Similarly, ‘EE pension’ on your payslip is the money that you’re contributing to your pension pot from your wages.

Workplace pension law

If you employ at least one person, employers have a legal duty to offer a pension scheme that can be used for auto-enrolment.

Workplace pension rules

You have to put certain employees into that pension scheme automatically. And you’ll need to pay money into their pension pots. You have to let your other employees know they can join too.

The People’s Pension is a complete support solution – which can help you get on with running your business.

More about new pension rules

More about auto-enrolment and how we can help you

Benefits of a workplace pension for employees

We’re all living longer, and those extra years won’t pay for themselves.

Find out ‘why I need a workplace pension’ in under 2 minutes

  • Your workplace pension gives you your own pension that belongs to you – even if you leave your job in the future, it’s yours to keep.
  • Each pay period when you pay into it, your employer does too and the government lets you hold on to some of your tax to help you build a bigger pot. That’s free ‘extra’ money, meaning more saved towards a more comfortable retirement.
  • Your workplace pension pot is completely separate from the State Pension, and a good way to top up your retirement income.
  • The return on your pension savings is likely to be better than from any savings in your bank account. So it’s wise to start saving now to give your money a better chance to grow!

Read more in Your member information.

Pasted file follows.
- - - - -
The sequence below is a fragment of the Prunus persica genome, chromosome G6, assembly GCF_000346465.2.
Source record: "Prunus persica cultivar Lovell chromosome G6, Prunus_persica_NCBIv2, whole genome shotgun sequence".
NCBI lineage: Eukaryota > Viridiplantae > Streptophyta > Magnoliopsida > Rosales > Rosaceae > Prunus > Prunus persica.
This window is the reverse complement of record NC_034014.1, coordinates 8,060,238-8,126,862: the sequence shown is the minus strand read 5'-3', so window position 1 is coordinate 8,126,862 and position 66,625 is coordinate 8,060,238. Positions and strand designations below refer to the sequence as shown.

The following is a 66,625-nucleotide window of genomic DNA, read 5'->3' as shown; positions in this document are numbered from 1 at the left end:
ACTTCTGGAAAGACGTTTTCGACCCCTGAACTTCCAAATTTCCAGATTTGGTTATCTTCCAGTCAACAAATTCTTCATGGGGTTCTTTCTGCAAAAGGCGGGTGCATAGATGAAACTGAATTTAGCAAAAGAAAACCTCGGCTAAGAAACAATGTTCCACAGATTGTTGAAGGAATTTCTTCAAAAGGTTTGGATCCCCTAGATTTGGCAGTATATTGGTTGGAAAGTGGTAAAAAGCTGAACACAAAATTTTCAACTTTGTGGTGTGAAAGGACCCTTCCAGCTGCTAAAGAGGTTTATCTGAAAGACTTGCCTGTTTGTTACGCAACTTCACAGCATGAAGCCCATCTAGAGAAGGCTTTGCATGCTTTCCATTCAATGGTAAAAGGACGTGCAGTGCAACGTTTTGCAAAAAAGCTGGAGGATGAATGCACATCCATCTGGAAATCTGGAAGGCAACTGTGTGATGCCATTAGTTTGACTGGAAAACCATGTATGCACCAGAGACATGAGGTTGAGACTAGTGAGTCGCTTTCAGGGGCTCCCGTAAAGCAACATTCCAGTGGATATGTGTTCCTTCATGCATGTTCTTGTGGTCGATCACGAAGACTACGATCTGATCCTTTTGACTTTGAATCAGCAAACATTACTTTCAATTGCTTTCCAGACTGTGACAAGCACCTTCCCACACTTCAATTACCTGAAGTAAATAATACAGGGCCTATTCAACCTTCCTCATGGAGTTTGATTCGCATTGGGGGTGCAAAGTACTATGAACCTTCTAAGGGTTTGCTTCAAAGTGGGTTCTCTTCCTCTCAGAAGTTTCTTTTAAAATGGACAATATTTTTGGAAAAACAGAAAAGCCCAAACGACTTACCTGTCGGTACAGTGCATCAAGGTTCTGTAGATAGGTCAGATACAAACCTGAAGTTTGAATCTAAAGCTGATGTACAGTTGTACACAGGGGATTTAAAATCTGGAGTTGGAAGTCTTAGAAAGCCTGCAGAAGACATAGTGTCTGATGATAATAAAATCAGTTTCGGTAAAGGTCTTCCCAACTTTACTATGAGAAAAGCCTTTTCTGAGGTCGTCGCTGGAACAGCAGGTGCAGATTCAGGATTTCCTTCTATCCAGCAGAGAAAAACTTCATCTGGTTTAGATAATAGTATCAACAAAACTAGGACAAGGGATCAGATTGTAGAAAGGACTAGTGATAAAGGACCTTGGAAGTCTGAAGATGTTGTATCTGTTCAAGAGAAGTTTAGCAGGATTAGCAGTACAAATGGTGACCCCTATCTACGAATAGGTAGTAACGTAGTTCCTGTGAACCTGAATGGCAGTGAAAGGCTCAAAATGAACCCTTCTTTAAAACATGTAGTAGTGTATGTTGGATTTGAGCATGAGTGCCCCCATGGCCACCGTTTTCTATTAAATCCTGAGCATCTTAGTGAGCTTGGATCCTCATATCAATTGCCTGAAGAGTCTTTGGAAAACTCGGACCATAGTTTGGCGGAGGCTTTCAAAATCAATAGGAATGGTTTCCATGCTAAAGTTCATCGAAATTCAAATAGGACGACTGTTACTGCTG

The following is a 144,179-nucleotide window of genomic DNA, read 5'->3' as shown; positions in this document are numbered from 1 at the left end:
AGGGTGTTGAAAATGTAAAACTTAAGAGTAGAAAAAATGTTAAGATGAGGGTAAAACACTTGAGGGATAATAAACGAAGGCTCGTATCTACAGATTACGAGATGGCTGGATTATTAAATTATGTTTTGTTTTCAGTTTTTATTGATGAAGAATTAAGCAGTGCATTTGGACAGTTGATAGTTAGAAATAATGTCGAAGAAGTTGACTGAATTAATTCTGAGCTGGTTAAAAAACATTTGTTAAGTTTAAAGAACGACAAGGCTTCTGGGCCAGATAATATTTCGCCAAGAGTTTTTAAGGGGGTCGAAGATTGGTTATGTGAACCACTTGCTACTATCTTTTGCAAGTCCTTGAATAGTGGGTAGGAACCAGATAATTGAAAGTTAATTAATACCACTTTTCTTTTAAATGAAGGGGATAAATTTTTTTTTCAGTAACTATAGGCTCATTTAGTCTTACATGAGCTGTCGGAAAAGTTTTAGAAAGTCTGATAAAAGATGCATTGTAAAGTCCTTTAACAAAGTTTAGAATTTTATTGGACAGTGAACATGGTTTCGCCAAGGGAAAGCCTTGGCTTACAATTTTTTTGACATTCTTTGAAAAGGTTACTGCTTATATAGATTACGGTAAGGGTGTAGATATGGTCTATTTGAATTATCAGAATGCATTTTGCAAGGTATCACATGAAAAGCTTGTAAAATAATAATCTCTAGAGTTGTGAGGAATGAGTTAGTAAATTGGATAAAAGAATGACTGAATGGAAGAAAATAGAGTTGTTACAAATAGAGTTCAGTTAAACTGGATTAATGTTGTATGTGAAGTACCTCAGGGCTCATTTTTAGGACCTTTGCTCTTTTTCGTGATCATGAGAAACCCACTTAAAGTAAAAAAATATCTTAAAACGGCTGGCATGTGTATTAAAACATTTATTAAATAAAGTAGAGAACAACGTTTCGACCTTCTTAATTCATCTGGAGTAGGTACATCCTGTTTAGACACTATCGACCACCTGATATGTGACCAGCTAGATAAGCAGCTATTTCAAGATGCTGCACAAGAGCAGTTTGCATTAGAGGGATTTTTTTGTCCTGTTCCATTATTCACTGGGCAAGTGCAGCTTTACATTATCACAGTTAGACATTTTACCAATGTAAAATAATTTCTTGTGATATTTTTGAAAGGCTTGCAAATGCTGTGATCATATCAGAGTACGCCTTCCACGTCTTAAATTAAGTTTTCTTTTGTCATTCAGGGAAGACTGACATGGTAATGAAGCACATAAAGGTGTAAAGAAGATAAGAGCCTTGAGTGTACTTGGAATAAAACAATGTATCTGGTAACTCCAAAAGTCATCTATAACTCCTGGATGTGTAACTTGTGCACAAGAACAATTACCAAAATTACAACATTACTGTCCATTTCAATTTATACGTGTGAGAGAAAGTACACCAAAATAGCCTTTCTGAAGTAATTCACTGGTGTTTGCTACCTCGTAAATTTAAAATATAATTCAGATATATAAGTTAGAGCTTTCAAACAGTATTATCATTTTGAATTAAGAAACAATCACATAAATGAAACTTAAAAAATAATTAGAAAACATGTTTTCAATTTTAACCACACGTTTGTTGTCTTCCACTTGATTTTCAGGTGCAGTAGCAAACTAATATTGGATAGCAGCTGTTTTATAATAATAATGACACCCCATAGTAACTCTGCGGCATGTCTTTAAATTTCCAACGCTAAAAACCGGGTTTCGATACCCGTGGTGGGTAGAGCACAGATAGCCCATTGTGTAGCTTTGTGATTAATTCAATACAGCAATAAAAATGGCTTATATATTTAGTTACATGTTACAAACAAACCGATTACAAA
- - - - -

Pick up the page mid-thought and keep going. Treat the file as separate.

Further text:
Your pension savings

If you’ve been auto-enrolled in our workplace pension scheme, you don’t need to do anything to get your pension pot started as it starts automatically.

But if you want to get involved in your pension, you can.

As a member you have your own pension pot and you and/or your employer will contribute to it regularly. Your own pension pot means it’s easy to keep track of how your pension is doing

Remember… the money you put in to your pension pot is topped up by your employer and the government – it includes extra ‘free’ money and is a great way to add to your retirement savings!

More about tax relief on pensions

If you stop your contributions or reduce them below the statutory minimum, your employer may also reduce their contributions or stop paying in too. So don’t lose out.

More about paying into your pension pot

Check how much to save for retirement

You can use our calculators to check how long your pension savings might need to last for, and how much you might need to live on – to help you work out how much you need to save.

Choosing not to join a workplace pension

Employees – if you don’t want to be a member of a workplace pension scheme, like The People’s Pension, you don’t have to be.

If you’re auto-enrolled, you can choose to opt out. You can re-join when it suits you, as long as you’re eligible.

Read more in Your member information.

Employers – for any employees who had previously opted out, you’re obliged to enrol them back in to a pension every three years. This is called re-enrolment. They can opt out again if they still don’t think it’s for them.

More about re-enrolment